Other schools tout advantage of home turf
STERLING – As Sterling High School anticipates receiving a $1 million donation from the Sterling Athletic Booster Club for a synthetic turf at Roscoe Eades Stadium, regional athletic directors who already have the artificial field describe it as “awesome,” “wonderful,” “the only way to go” and “one of the best things we’ve ever done.”
But the one thing they all want to talk about is drainage.
The schools say they make more use of the synthetic fields because they drain more quickly. Teams even can practice or play on the turf in the rain, so games and practices don’t have to be canceled.
Even snow melts pretty quickly on a synthetic field, DeKalb High School Athletic Director Dan Jones said.
“If we had a snowfall and it gets sunny in the 40s, it’ll be melted by the afternoon,” he said.
And the fields aren’t just for football players, some superintendents have said.
Marching bands practice on them, and gym classes use them. Soccer teams get more use from synthetic fields. Softball and baseball teams can start practice outside as early as late February because they have a dry field, even if it’s been a rainy season – or morning.
“A field of synthetic turf can be beneficial for every student at the school,” Mendota Superintendent Jeff Prusator said.
Players have fewer injuries with the softer, more consistent synthetic turf, most of the regional athletic directors said. Cleats don’t tear up synthetic fields as they do wet grass, so players don’t get stuck in holes, and they get injured less often, Rock Island High School Athletic Director Bob Swanson said.
“Our trainer has indicated to me virtually every year we have less knees twisted, less ankles turned, even sore backs because of not so much twisting or stepping in a bad spot,” he said.
On grass, torn ligaments and other injuries used to make eight to 10 football players and five or six soccer players a year sit out the season. Those injuries hardly ever happen now, Swanson said.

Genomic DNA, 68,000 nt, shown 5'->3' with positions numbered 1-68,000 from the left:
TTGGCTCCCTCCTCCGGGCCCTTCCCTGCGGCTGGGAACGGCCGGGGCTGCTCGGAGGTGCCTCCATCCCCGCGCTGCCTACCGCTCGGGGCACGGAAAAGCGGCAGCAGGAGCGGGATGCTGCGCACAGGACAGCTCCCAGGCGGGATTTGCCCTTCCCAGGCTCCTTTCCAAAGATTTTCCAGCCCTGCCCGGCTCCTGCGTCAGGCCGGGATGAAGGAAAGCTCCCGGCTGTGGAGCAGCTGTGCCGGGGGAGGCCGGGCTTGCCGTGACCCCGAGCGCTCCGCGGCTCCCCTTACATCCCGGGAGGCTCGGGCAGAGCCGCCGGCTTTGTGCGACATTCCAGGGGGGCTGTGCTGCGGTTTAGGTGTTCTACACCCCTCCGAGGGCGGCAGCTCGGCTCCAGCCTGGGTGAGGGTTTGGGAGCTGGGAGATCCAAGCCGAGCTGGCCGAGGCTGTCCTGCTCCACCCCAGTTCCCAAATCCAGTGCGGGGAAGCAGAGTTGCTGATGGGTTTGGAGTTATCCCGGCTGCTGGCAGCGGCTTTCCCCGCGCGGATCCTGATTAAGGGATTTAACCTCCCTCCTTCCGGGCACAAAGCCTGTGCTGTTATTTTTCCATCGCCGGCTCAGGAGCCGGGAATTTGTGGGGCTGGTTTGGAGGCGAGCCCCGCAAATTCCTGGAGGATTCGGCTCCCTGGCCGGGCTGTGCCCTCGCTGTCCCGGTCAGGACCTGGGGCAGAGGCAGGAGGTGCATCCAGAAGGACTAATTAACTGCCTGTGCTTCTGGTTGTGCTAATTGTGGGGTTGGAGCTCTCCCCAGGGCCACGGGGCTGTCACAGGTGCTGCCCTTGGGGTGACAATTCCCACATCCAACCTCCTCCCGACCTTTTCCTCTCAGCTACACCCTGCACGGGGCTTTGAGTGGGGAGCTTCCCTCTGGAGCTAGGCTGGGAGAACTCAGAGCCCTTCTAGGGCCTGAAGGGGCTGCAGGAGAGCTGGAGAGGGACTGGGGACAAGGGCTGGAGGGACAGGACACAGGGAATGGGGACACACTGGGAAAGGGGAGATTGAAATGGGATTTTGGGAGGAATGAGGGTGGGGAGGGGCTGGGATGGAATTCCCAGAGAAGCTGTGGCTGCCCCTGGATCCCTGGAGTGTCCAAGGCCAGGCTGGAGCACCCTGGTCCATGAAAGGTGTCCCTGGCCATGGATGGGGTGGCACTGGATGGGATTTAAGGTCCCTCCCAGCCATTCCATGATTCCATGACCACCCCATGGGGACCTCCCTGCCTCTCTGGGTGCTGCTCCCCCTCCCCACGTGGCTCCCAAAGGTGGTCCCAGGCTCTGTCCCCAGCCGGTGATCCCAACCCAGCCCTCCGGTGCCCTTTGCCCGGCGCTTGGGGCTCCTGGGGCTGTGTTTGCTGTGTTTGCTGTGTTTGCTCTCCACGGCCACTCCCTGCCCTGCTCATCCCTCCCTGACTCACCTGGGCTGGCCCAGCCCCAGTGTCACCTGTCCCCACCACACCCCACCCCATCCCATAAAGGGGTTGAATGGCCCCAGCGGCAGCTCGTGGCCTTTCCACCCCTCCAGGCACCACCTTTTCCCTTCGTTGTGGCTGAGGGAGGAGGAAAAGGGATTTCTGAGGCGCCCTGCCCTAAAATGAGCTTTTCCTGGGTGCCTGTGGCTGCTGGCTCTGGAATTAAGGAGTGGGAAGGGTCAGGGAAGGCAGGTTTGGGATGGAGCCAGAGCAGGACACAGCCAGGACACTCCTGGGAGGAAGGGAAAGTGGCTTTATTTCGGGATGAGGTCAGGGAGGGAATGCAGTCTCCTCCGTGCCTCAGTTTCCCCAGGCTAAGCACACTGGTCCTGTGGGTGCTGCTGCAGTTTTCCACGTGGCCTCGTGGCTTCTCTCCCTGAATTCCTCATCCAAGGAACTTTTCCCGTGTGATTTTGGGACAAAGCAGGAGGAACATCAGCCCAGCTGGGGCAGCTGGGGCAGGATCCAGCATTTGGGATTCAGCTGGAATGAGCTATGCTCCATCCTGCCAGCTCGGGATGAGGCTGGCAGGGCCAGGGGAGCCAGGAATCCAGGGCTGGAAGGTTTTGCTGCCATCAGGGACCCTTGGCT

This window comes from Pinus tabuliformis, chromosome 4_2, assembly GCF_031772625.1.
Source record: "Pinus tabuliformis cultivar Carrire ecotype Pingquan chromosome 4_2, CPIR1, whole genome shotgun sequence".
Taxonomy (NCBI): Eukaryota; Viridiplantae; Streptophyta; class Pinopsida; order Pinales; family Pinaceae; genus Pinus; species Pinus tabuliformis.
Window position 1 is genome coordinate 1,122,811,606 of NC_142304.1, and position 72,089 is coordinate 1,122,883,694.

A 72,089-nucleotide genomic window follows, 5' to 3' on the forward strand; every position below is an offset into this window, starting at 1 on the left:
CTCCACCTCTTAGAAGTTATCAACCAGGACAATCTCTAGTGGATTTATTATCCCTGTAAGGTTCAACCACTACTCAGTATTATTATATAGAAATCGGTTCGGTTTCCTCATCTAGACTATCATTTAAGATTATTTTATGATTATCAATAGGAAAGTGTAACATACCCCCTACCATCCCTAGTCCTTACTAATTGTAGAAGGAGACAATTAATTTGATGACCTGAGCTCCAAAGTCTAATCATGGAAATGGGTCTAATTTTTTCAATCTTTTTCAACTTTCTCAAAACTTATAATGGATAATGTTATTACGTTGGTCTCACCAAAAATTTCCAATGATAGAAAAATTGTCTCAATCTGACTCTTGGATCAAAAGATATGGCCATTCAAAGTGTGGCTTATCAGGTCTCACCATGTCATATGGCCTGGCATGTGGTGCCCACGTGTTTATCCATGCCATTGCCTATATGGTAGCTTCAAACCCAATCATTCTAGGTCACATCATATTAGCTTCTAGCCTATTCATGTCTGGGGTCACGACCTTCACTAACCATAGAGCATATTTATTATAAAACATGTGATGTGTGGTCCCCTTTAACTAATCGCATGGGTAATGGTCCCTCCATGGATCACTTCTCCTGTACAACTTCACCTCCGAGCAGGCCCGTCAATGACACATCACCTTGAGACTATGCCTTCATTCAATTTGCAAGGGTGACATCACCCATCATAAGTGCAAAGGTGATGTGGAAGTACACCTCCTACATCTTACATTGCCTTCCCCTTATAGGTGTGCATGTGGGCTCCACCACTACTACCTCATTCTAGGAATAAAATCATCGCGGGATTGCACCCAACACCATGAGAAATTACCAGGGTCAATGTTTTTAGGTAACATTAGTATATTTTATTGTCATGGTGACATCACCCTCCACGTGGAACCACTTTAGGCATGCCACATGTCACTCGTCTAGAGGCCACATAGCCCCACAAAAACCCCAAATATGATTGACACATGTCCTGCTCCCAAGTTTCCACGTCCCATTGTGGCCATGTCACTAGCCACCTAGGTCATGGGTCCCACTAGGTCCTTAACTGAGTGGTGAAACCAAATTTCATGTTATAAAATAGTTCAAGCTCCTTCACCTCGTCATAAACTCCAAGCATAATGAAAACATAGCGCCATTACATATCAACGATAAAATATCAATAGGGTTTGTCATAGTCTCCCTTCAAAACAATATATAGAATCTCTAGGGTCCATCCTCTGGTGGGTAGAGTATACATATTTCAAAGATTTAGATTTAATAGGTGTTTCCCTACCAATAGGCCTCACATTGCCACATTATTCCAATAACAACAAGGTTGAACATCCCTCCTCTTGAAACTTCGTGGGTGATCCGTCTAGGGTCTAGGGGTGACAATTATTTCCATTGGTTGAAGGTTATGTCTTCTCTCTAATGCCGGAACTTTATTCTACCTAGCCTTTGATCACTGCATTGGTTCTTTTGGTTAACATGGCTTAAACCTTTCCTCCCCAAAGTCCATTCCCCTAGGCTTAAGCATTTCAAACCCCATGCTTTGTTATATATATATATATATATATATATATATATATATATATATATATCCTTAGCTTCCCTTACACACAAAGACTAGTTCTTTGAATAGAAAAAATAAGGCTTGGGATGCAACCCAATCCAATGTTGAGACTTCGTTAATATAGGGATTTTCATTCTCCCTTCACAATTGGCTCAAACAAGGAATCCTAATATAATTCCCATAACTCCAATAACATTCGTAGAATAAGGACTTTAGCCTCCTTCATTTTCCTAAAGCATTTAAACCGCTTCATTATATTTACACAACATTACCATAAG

The synthetic fields are easier and cheaper to maintain, as well. Schools don’t have to fertilize, seed, or water the fields. Weekly mowing and painting of lines are not needed. Weeds don’t have to be pulled.
The fields must be raked for litter and leaves about every month or two, the athletic directors said, but the raking takes only about 3 hours.
Rock Island had a whole other problem with its grass field that it no longer worries about: Grubs infested the grass and attracted their predators, moles, who tore up the field. The grass got so many holes that the school had to cancel or move 2 or 3 weeks of home games for fear of player injury.
The regional schools all paid for their synthetic fields differently, but they all say they were worth the money.
DeKalb High School’s synthetic turf was installed when the new school was built. The $80 million school opened last fall. A referendum was passed in the spring of 2008 to raise property taxes for the new school, and the field was part of that project. The installation of the turf cost between $800,000 and $1 million, Superintendent Jim Briscoe said.
Mendota High School built Mendota Athletic Stadium about a year ago. The turf and installation alone cost $392,418, Prusator said.
Mendota’s new stadium was a goal of the school board’s for 10 years, since the high school moved into its current building, Prusator said. The stadium and field cost a combined $3.2 million. The money came from community members and from the sale of bonds, Prusator said.